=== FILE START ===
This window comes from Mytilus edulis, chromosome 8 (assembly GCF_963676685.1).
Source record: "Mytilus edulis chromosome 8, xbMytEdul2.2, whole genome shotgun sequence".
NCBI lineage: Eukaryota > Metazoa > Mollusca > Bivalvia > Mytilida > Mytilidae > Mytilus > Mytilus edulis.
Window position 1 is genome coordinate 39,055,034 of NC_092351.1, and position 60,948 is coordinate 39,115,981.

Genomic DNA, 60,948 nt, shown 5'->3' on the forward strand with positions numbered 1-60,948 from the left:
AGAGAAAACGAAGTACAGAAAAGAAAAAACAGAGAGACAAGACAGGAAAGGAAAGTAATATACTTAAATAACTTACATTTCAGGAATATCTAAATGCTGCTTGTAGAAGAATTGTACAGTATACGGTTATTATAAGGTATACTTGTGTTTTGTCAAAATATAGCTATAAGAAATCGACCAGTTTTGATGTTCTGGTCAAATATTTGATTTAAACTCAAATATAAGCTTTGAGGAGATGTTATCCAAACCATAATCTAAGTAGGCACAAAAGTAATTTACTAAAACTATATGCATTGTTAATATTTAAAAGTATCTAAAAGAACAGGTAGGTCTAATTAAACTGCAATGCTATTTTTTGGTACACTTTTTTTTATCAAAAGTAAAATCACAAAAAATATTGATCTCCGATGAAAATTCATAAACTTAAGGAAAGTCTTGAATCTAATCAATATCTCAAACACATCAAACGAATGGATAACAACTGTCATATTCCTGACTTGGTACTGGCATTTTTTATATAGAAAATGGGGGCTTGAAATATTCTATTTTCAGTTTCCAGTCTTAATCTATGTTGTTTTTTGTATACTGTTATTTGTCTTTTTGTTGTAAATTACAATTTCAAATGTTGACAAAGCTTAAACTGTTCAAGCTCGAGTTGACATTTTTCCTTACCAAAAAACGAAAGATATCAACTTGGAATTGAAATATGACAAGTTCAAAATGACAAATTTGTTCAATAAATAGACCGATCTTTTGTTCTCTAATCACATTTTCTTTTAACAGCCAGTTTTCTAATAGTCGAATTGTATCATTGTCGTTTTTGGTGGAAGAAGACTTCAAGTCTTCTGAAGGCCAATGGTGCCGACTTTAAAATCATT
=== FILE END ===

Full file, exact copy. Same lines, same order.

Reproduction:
This window comes from Mytilus edulis, chromosome 8 (assembly GCF_963676685.1).
Source record: "Mytilus edulis chromosome 8, xbMytEdul2.2, whole genome shotgun sequence".
NCBI lineage: Eukaryota > Metazoa > Mollusca > Bivalvia > Mytilida > Mytilidae > Mytilus > Mytilus edulis.
Window position 1 is genome coordinate 39,055,034 of NC_092351.1, and position 60,948 is coordinate 39,115,981.

Genomic DNA, 60,948 nt, shown 5'->3' on the forward strand with positions numbered 1-60,948 from the left:
AGAGAAAACGAAGTACAGAAAAGAAAAAACAGAGAGACAAGACAGGAAAGGAAAGTAATATACTTAAATAACTTACATTTCAGGAATATCTAAATGCTGCTTGTAGAAGAATTGTACAGTATACGGTTATTATAAGGTATACTTGTGTTTTGTCAAAATATAGCTATAAGAAATCGACCAGTTTTGATGTTCTGGTCAAATATTTGATTTAAACTCAAATATAAGCTTTGAGGAGATGTTATCCAAACCATAATCTAAGTAGGCACAAAAGTAATTTACTAAAACTATATGCATTGTTAATATTTAAAAGTATCTAAAAGAACAGGTAGGTCTAATTAAACTGCAATGCTATTTTTTGGTACACTTTTTTTTATCAAAAGTAAAATCACAAAAAATATTGATCTCCGATGAAAATTCATAAACTTAAGGAAAGTCTTGAATCTAATCAATATCTCAAACACATCAAACGAATGGATAACAACTGTCATATTCCTGACTTGGTACTGGCATTTTTTATATAGAAAATGGGGGCTTGAAATATTCTATTTTCAGTTTCCAGTCTTAATCTATGTTGTTTTTTGTATACTGTTATTTGTCTTTTTGTTGTAAATTACAATTTCAAATGTTGACAAAGCTTAAACTGTTCAAGCTCGAGTTGACATTTTTCCTTACCAAAAAACGAAAGATATCAACTTGGAATTGAAATATGACAAGTTCAAAATGACAAATTTGTTCAATAAATAGACCGATCTTTTGTTCTCTAATCACATTTTCTTTTAACAGCCAGTTTTCTAATAGTCGAATTGTATCATTGTCGTTTTTGGTGGAAGAAGACTTCAAGTCTTCTGAAGGCCAATGGTGCCGACTTTAAAATCATT